"But, I don't know. I love Phillip, but I don't know where his head is. There is room to play, but I don't know where."Shown right before Tribal Council to create some false tension in the vote, it's important for us to understand how manipulated this confessional was. The first line about Phillip seems to come from a completely different confessional than the rest of it. Likewise, the two halves of the next sentence were obviously pieced together. Was tension building the only reason to go to such lengths for one confessional? I don't believe so. Like Andrea's confessional in the merge episode where the editors took episode three footage to make it seem like she might side with Matt, this confessional was carefully crafted to drive home a point. Even the craftiest strategist in the game is beholden to the social interactions of the game and the context created by them. That's exactly why they showed Rob's answer at Tribal Council that explicated that point to us. Rob understands how delicate moments like these make movement in the game. Why? For that answer we need to look no further than Natalie's answer to Probst's asking her more directly and succinctly how the "race card" event fits into the game.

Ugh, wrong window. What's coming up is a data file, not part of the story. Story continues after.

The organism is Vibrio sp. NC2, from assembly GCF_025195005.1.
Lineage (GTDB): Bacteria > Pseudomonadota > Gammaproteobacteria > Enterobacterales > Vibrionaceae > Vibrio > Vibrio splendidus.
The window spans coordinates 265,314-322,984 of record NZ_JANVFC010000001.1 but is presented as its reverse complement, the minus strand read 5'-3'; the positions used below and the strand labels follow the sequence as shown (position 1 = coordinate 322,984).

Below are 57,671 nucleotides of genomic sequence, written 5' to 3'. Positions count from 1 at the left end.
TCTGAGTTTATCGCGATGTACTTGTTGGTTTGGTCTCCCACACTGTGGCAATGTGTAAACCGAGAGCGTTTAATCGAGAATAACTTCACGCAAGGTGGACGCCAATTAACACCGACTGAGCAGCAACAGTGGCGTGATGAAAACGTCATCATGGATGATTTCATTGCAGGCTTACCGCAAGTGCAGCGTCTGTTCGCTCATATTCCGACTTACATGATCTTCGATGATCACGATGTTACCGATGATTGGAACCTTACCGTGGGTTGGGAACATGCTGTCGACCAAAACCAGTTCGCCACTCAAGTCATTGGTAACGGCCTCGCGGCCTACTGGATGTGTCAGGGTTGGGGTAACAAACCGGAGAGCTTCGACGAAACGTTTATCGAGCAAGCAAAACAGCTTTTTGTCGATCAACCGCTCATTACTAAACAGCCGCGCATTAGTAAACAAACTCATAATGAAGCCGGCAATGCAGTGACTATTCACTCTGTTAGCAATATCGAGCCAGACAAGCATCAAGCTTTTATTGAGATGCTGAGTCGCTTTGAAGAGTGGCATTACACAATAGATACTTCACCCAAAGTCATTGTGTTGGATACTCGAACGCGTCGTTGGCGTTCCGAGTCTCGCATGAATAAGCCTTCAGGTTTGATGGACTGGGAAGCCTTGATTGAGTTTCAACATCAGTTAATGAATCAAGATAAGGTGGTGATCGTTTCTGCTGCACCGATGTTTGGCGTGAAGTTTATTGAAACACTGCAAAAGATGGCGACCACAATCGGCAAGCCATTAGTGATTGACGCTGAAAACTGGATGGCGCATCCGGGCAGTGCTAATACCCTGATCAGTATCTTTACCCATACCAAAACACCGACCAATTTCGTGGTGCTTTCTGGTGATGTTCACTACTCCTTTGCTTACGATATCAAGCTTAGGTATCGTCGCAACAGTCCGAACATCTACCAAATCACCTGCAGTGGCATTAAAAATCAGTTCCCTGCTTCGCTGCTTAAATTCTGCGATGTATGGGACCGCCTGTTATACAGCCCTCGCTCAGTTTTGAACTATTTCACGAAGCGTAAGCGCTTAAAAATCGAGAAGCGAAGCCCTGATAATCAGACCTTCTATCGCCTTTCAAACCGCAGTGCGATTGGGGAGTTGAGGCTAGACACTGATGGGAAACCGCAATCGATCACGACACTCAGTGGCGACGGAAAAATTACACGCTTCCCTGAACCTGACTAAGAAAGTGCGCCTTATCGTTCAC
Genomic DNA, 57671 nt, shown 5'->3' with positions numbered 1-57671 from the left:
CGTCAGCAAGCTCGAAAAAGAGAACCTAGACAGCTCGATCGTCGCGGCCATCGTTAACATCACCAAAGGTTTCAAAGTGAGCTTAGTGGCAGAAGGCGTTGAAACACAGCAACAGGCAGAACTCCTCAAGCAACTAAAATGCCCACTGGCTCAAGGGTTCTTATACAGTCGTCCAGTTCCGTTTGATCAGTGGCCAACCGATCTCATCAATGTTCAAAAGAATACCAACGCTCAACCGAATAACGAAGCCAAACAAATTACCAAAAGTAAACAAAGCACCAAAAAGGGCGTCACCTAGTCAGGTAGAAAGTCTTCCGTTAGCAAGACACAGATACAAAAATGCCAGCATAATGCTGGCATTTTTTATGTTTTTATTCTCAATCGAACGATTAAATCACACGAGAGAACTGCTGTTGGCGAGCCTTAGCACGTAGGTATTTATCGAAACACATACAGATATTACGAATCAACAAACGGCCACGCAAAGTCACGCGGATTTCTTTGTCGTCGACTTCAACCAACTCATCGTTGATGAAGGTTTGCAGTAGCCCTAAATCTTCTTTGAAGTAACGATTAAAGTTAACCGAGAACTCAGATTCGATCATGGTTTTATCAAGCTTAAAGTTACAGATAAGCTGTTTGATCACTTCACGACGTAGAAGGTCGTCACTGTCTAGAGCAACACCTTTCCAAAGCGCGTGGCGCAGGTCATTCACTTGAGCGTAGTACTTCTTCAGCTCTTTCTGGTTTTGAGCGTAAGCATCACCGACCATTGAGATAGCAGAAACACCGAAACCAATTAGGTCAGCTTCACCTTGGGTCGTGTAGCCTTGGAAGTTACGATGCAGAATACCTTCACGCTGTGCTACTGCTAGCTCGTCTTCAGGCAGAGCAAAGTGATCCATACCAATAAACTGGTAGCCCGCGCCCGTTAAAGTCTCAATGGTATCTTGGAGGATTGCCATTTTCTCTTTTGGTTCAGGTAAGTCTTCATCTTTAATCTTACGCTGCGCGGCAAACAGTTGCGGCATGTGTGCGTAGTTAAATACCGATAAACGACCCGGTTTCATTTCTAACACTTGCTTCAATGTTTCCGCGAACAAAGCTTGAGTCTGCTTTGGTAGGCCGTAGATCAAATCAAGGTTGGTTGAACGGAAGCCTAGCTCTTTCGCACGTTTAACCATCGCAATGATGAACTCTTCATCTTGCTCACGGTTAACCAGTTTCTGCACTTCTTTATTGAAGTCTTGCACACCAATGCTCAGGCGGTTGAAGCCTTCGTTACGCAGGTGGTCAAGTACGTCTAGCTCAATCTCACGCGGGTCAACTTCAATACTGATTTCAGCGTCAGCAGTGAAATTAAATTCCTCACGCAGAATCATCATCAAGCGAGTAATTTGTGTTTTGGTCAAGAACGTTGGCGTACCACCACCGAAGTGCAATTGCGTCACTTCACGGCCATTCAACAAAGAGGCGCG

"It's really hard for me to sit here and just listen because, I feel for Steve because I don't think that he has any prejudice in him, and then I feel for Phillip because I don't know what it's like to be an African American man."Where as Rob is focusing on the long term implications of the event, Natalie is focusing on the short term manifestations. Part of this surely has to do with the age and experience difference between her and Rob. However, that observation doesn't mean that her statement has no merit. She's exactly right about how situations such as these immediately affect how you see other people. Yes, Steve clearly was wronged, and it's impossible not to want to defend him from the injustice being levied against him. However, it's also clear that Phillip has some stuff going on in his head that we'll never quite understand that it is preventing him from seeing the world clearly. It's hard not to feel sympathy for someone like that because you can see the fire inside engulfing him that only he himself can put out. It's not like he's a bad person either. He doesn't deserve to suffer in that way. So what do you do? How do you address the situation? Most importantly for our discussion, how do you approach it in the game? It's truly a classic question.